AR: Vegans are often stereotyped as one type of person, but if you group all of us together you'll find that everyone is different. In the same way that every Democrat is different, so are vegans. We have our diet and lifestyle in common, but we all lead different lives. Some vegans are amazing and some vegans are jerks. That's life. I'd say the number one challenge for our community is tactics. Some people feel aggression is the only way to get their opinion across, and many feel the opposite. We're fighting for the same cause, so it's challenging and disappointing when we bicker. That said, I don't feel as though I should have to force myself to like someone just because they're vegan. I stopped responding to trolls and aggressive comments. I have a new policy: forgive, forget, and delete. It's not worth my time to argue with any vegan or omnivore that can't have a reasonable conversation. So I simply ask them to be polite or they'll be blocked. Even if someone makes me really angry, I've got to remember that only someone with no happiness in their life would take the time to make someone else feel bad on the Internet. It's a waste of time to let them get the better of you. No matter how you feel about someone, I believe you should always take the high road.
OCW: You've organized demonstrations and protests through Instagram, especially with Fur Free LA, which you also run. What has your experience with that been like? What are some of the challenges that you've experienced?
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AR: The first time I promoted a protest on Instagram I was blown away at how many people showed up. Most of Fur Free LA's army of activists that come out to our demos have been from Instagram. Unlike a Facebook page where people have to find you, you can reach out to other activists in the area. Social media is without a doubt the most important tool in our campaign.The biggest challenge is starting out, but once you gain a following and people know and respect your work, it gets easier.
OCW: You've been on tour now, organizing meet-ups and the like. What's that experience been like? Is there something you've learned about the vegan community that you didn't realize before going on tour around the country? What makes these meet-ups special?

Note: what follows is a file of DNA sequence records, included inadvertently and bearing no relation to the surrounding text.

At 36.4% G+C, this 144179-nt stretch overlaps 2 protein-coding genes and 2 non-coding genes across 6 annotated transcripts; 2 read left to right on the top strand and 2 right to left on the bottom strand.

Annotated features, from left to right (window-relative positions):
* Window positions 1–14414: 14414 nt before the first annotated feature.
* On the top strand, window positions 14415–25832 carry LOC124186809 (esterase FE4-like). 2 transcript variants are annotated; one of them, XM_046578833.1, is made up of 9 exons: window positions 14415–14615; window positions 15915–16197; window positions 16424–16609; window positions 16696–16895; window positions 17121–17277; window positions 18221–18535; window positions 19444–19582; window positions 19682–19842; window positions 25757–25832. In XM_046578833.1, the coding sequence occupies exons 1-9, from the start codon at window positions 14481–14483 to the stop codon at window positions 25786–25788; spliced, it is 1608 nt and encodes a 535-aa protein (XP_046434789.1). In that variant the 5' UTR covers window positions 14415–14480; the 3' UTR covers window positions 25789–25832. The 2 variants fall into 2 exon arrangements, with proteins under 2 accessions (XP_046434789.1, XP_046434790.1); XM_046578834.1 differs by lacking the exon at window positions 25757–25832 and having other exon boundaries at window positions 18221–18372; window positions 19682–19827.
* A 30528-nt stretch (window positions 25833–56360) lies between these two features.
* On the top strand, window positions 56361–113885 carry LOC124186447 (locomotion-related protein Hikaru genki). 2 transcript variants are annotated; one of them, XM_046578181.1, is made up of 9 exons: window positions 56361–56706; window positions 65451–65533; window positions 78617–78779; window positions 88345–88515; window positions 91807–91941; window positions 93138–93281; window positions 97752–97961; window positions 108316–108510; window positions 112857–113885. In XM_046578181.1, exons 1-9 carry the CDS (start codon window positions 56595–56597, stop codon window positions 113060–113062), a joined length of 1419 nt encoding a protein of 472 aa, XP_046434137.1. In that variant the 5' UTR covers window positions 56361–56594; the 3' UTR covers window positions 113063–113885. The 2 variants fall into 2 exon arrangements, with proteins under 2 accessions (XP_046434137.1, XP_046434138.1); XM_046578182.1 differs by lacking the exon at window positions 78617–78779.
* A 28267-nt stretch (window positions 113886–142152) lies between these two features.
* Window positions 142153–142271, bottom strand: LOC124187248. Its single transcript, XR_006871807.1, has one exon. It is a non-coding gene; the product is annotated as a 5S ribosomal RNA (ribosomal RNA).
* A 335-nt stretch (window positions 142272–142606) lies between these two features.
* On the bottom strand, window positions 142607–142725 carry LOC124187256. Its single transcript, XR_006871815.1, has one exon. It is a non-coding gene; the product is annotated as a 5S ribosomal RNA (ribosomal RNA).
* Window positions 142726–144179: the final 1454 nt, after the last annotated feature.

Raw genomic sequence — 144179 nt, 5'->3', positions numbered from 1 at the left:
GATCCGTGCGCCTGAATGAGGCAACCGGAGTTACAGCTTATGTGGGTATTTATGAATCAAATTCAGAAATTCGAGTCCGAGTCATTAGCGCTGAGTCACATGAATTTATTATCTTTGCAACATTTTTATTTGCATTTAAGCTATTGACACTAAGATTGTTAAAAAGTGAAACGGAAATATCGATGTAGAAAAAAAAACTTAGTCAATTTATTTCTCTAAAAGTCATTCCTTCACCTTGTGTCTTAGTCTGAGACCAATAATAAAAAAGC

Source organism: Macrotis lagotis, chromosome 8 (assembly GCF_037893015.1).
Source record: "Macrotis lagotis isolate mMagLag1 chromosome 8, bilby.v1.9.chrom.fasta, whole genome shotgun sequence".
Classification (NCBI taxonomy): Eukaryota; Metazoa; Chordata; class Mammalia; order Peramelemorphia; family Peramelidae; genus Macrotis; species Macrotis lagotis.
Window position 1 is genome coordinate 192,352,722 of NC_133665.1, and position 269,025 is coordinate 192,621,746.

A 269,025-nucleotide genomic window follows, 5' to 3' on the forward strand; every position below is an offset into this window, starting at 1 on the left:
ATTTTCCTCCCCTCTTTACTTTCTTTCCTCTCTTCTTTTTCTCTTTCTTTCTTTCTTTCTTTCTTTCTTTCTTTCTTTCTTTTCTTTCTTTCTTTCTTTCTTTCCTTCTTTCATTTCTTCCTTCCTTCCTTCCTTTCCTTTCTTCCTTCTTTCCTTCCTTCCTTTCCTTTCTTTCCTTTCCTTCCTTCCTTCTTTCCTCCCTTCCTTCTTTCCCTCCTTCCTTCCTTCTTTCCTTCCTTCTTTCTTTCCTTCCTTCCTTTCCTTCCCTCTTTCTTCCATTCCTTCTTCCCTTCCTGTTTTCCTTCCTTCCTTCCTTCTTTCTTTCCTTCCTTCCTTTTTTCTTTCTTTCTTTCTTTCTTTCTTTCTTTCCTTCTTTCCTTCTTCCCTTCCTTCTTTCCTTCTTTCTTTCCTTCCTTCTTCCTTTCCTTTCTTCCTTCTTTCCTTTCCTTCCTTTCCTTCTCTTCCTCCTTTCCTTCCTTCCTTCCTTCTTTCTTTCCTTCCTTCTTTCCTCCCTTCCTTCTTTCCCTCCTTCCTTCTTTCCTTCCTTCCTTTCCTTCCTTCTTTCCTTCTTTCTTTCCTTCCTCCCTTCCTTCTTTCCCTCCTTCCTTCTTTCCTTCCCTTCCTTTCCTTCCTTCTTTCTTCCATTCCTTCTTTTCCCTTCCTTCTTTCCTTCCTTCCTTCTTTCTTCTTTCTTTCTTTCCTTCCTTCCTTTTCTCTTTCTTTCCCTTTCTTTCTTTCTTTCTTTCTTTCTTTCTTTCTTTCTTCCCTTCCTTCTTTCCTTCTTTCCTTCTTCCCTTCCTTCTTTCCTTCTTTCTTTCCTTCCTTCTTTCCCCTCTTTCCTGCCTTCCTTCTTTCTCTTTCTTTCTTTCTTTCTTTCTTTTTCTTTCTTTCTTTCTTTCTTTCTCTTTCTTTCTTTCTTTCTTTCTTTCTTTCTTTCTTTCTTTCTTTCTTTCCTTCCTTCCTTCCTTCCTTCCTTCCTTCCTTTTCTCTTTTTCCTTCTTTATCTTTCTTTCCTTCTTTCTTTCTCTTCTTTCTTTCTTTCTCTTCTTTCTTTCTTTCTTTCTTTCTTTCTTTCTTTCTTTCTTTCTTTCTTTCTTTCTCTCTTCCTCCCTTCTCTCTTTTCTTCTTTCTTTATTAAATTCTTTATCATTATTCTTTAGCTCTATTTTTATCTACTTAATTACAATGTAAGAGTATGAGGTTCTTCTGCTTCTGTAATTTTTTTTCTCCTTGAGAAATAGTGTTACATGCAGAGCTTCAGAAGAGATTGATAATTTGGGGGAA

AR: I started hosting vegan meet-ups here in LA, but I kept hearing from vegans in other cities that they wanted a meet-up in their city. So I decided on a whim that I'd go on tour and meet as many people as I could. I had a ton of frequent flyer miles saved up, so I just went for it. So far I've held meet-ups in San Diego, the Bay Area, Portland, Seattle, Boston, Pittsburgh, Chicago, and Phoenix. I have more cities planned for next year. It's been amazing. I was able to meet so many vegans that I had "Insta-crushes" on. I loved that I was able to go to a new city that I otherwise wouldn't know anyone, and meet Instagramers that I've never physically met before, and be able to call them my friends. I try to make my meet-ups as fun as possible. A lot of it is just understanding how people think in social situations and replacing it with an activity so they forget any social anxiety they have. I have photo booth signs and free knick-knacks for everyone. I try to find a fun, hip place with enough space to walk around and mingle. I look for more of a bar atmosphere because I don't want people sitting down. When you're sitting you're closed off, but if you're standing you're open to meet anyone by walking around. My job for the night is to make everyone feel welcome and introduce them so that they can leave the event with new friends. By bringing each city's vegan community together, they can continue to hold meet-ups of their own even after I'm gone. I don't like fame. I don't see myself as any more special than anyone else. For me it's always been about saving animals and uniting this community. I make sure these events are free of product placement. I don't do it to sell anything. It's all about the people. I went vegan back in 2002. I went about 8 years without having any vegan friends. It's tough not having a support system, and I don't want that for other people. I enjoy that I'm not alone in this anymore. Having a community, having vegan friends, it strengthens us and helps our movement grow.